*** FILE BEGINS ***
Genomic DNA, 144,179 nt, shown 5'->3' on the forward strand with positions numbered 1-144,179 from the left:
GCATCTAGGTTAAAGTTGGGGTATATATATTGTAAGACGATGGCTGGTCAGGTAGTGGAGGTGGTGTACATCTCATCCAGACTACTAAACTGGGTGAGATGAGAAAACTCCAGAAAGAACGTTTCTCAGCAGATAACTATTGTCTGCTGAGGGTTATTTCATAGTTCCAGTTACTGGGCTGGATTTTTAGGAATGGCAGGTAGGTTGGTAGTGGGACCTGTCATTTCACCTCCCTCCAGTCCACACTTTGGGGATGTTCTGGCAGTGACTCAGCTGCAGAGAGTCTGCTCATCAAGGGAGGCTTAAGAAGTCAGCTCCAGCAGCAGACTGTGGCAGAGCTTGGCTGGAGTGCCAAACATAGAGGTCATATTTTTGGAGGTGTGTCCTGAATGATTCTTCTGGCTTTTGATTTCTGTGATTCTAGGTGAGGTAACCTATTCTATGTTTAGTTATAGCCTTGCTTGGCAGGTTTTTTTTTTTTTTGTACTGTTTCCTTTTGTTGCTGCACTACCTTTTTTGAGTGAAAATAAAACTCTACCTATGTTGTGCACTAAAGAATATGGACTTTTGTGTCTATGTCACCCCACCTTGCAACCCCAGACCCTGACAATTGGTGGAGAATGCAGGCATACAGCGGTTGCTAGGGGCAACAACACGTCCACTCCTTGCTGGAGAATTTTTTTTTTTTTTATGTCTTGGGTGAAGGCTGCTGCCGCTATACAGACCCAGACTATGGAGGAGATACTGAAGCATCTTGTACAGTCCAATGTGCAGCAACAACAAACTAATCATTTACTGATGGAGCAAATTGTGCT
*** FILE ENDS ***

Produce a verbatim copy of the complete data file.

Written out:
Genomic DNA, 144,179 nt, shown 5'->3' on the forward strand with positions numbered 1-144,179 from the left:
GCATCTAGGTTAAAGTTGGGGTATATATATTGTAAGACGATGGCTGGTCAGGTAGTGGAGGTGGTGTACATCTCATCCAGACTACTAAACTGGGTGAGATGAGAAAACTCCAGAAAGAACGTTTCTCAGCAGATAACTATTGTCTGCTGAGGGTTATTTCATAGTTCCAGTTACTGGGCTGGATTTTTAGGAATGGCAGGTAGGTTGGTAGTGGGACCTGTCATTTCACCTCCCTCCAGTCCACACTTTGGGGATGTTCTGGCAGTGACTCAGCTGCAGAGAGTCTGCTCATCAAGGGAGGCTTAAGAAGTCAGCTCCAGCAGCAGACTGTGGCAGAGCTTGGCTGGAGTGCCAAACATAGAGGTCATATTTTTGGAGGTGTGTCCTGAATGATTCTTCTGGCTTTTGATTTCTGTGATTCTAGGTGAGGTAACCTATTCTATGTTTAGTTATAGCCTTGCTTGGCAGGTTTTTTTTTTTTTTGTACTGTTTCCTTTTGTTGCTGCACTACCTTTTTTGAGTGAAAATAAAACTCTACCTATGTTGTGCACTAAAGAATATGGACTTTTGTGTCTATGTCACCCCACCTTGCAACCCCAGACCCTGACAATTGGTGGAGAATGCAGGCATACAGCGGTTGCTAGGGGCAACAACACGTCCACTCCTTGCTGGAGAATTTTTTTTTTTTTTATGTCTTGGGTGAAGGCTGCTGCCGCTATACAGACCCAGACTATGGAGGAGATACTGAAGCATCTTGTACAGTCCAATGTGCAGCAACAACAAACTAATCATTTACTGATGGAGCAAATTGTGCT